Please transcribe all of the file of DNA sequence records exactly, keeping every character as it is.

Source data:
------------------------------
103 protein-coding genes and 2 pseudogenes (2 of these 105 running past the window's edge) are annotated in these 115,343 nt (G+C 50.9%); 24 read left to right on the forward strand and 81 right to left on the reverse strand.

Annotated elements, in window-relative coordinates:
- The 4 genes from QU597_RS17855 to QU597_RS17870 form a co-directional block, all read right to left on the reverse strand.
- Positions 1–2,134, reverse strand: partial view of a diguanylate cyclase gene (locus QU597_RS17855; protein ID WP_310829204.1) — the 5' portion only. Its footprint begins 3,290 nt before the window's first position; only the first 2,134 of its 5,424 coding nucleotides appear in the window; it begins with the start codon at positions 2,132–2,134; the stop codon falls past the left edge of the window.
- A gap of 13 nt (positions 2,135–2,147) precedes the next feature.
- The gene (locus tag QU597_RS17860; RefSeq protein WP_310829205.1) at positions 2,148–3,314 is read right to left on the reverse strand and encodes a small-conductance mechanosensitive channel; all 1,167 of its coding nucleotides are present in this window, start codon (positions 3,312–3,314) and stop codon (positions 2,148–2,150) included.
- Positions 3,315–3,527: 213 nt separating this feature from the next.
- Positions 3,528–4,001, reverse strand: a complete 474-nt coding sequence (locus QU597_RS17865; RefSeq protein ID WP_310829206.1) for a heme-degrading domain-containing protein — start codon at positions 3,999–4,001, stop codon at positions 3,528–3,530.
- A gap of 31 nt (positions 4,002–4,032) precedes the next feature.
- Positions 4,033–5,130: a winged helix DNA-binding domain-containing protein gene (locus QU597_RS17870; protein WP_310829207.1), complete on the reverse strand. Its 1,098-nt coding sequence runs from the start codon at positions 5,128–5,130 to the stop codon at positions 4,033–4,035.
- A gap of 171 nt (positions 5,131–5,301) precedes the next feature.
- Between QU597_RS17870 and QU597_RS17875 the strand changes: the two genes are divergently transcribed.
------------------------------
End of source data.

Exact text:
103 protein-coding genes and 2 pseudogenes (2 of these 105 running past the window's edge) are annotated in these 115,343 nt (G+C 50.9%); 24 read left to right on the forward strand and 81 right to left on the reverse strand.

Annotated elements, in window-relative coordinates:
- The 4 genes from QU597_RS17855 to QU597_RS17870 form a co-directional block, all read right to left on the reverse strand.
- Positions 1–2,134, reverse strand: partial view of a diguanylate cyclase gene (locus QU597_RS17855; protein ID WP_310829204.1) — the 5' portion only. Its footprint begins 3,290 nt before the window's first position; only the first 2,134 of its 5,424 coding nucleotides appear in the window; it begins with the start codon at positions 2,132–2,134; the stop codon falls past the left edge of the window.
- A gap of 13 nt (positions 2,135–2,147) precedes the next feature.
- The gene (locus tag QU597_RS17860; RefSeq protein WP_310829205.1) at positions 2,148–3,314 is read right to left on the reverse strand and encodes a small-conductance mechanosensitive channel; all 1,167 of its coding nucleotides are present in this window, start codon (positions 3,312–3,314) and stop codon (positions 2,148–2,150) included.
- Positions 3,315–3,527: 213 nt separating this feature from the next.
- Positions 3,528–4,001, reverse strand: a complete 474-nt coding sequence (locus QU597_RS17865; RefSeq protein ID WP_310829206.1) for a heme-degrading domain-containing protein — start codon at positions 3,999–4,001, stop codon at positions 3,528–3,530.
- A gap of 31 nt (positions 4,002–4,032) precedes the next feature.
- Positions 4,033–5,130: a winged helix DNA-binding domain-containing protein gene (locus QU597_RS17870; protein WP_310829207.1), complete on the reverse strand. Its 1,098-nt coding sequence runs from the start codon at positions 5,128–5,130 to the stop codon at positions 4,033–4,035.
- A gap of 171 nt (positions 5,131–5,301) precedes the next feature.
- Between QU597_RS17870 and QU597_RS17875 the strand changes: the two genes are divergently transcribed.